Published on: Friday, October 28, 2022

The United States Sentencing Commission met on Friday for the first time in four years with a full slate of new members, which chair Judge Carlton Reeves called a “very exciting” and “highly unusual” moment.

The Sentencing Commission unanimously approved its policy priorities for the 2022-2023 amendment year ending May 1, 2023. Among its top priorities is implementation of two significant changes made by the First Step Act of 2018.

The First Step Act amended the statute providing for compassionate release to allow defendants for the first time to file for compassionate release, without having the Director of the Bureau of Prisons make a motion. This procedural option is not yet accounted for in the guidelines, leading most appellate courts to hold that the Commission’s policy statement governing compassionate release does not apply to motions filed by defendants.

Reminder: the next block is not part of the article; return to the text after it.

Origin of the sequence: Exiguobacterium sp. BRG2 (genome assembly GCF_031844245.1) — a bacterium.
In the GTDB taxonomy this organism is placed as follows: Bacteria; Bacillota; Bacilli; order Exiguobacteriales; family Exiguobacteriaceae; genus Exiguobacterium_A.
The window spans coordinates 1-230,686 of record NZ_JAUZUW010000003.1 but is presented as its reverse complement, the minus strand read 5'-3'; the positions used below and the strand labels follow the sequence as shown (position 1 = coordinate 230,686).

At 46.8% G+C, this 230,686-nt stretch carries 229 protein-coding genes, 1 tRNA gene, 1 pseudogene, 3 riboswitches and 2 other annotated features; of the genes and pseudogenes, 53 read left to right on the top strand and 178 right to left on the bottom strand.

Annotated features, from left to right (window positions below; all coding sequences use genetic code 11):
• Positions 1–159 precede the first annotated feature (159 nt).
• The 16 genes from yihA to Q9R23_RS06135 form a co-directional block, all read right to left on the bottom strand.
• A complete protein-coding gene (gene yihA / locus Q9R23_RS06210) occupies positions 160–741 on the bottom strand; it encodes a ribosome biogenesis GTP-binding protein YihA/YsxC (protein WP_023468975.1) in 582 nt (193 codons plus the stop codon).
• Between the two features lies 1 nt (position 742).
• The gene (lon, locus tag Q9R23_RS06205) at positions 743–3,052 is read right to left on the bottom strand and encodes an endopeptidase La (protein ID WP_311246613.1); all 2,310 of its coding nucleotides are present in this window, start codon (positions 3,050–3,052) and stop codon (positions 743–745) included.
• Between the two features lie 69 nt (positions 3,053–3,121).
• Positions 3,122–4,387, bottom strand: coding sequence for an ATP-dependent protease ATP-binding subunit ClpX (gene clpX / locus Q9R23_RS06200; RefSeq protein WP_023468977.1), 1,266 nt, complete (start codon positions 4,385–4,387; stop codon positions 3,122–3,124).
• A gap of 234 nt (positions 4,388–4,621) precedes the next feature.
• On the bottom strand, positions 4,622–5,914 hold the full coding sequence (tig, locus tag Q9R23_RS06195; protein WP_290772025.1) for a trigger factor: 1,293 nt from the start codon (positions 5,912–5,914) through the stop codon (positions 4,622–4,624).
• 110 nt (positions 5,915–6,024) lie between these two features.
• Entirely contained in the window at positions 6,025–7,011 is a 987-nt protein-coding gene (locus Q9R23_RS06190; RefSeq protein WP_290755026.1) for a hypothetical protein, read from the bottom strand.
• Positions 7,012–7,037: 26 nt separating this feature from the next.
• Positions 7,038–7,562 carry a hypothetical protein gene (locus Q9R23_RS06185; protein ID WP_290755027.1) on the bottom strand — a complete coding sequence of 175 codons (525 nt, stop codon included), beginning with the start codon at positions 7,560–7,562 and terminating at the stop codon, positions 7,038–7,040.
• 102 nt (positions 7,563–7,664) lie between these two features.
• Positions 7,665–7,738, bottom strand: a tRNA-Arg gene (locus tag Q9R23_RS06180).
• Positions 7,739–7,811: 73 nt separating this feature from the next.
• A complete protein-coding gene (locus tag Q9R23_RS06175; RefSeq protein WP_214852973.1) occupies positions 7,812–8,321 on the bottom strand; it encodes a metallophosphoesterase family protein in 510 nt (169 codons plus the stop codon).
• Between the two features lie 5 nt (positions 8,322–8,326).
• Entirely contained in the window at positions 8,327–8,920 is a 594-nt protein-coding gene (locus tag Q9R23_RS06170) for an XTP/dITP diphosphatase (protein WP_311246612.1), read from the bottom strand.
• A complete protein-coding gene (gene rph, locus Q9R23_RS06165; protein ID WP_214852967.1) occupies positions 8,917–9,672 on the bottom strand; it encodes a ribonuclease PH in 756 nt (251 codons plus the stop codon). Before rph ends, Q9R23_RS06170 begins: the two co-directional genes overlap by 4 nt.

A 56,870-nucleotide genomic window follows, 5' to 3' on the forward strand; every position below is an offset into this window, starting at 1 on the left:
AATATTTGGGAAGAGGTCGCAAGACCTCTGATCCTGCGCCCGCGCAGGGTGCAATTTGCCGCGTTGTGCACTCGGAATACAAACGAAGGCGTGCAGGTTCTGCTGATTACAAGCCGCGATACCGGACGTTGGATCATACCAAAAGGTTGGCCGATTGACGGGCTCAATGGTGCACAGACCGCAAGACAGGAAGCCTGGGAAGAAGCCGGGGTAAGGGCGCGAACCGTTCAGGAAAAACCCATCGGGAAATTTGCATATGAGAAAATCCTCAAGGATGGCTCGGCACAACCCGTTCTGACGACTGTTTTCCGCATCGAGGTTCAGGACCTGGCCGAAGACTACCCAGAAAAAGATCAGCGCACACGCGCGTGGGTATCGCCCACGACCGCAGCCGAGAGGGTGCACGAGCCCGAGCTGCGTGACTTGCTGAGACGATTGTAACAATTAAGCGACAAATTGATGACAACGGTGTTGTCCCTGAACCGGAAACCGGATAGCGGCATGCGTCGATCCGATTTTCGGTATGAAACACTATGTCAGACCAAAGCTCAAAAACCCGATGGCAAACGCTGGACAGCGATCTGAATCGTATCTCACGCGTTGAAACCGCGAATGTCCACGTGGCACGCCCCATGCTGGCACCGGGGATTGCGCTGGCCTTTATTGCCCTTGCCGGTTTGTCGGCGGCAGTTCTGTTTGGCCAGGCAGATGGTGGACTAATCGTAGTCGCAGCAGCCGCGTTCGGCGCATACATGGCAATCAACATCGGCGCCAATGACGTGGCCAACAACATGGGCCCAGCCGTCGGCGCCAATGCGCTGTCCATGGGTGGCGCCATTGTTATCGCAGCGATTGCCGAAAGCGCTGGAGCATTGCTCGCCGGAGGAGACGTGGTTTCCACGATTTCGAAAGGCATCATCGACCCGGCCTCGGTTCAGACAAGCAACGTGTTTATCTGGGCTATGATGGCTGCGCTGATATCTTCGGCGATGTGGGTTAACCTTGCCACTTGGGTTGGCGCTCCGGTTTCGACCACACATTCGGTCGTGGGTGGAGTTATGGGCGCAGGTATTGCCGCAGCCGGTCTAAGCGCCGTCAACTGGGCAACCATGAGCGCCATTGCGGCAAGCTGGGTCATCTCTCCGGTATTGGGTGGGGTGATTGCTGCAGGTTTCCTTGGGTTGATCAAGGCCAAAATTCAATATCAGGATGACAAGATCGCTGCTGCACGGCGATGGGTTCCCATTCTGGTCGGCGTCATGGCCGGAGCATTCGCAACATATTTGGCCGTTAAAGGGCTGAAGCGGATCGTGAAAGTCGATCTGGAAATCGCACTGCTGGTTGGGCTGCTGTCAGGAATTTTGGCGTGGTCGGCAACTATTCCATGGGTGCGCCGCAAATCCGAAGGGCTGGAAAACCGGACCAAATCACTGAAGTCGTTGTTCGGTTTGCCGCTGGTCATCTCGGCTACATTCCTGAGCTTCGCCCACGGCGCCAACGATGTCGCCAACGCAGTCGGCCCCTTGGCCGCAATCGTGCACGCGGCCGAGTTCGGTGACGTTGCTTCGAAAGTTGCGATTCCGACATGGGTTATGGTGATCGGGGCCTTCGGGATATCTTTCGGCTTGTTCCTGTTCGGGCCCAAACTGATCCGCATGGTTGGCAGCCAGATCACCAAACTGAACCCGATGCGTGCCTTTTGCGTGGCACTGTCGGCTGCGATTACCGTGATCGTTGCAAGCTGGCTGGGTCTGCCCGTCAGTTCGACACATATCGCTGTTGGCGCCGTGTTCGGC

At the same time, in the wake of the COVID-19 pandemic, the debate about what constitutes “extraordinary and compelling reasons” for compassionate release took center stage across the nation with differing results.

The commission in a March report said there was “considerable variability” in applying the statute without updated guidance to reflect the new law. Among the federal courts of appeal, the highest grant rate for compassionate release was in the First Circuit at 47.5% and the lowest was in the Fifth Circuit at 13.7%, the commission said.

In addition, the First Step Act made changes to the “safety valve,” which relieves certain drug trafficking offenders from statutory mandatory minimum penalties.

The Act expanded eligibility to certain offenders with more than one criminal history point. The Commission intends to issue amendments to section 5C1.2 to recognize the revised statutory criteria and consider changes to the 2-level reduction in the drug trafficking guideline currently tied to the statutory safety valve.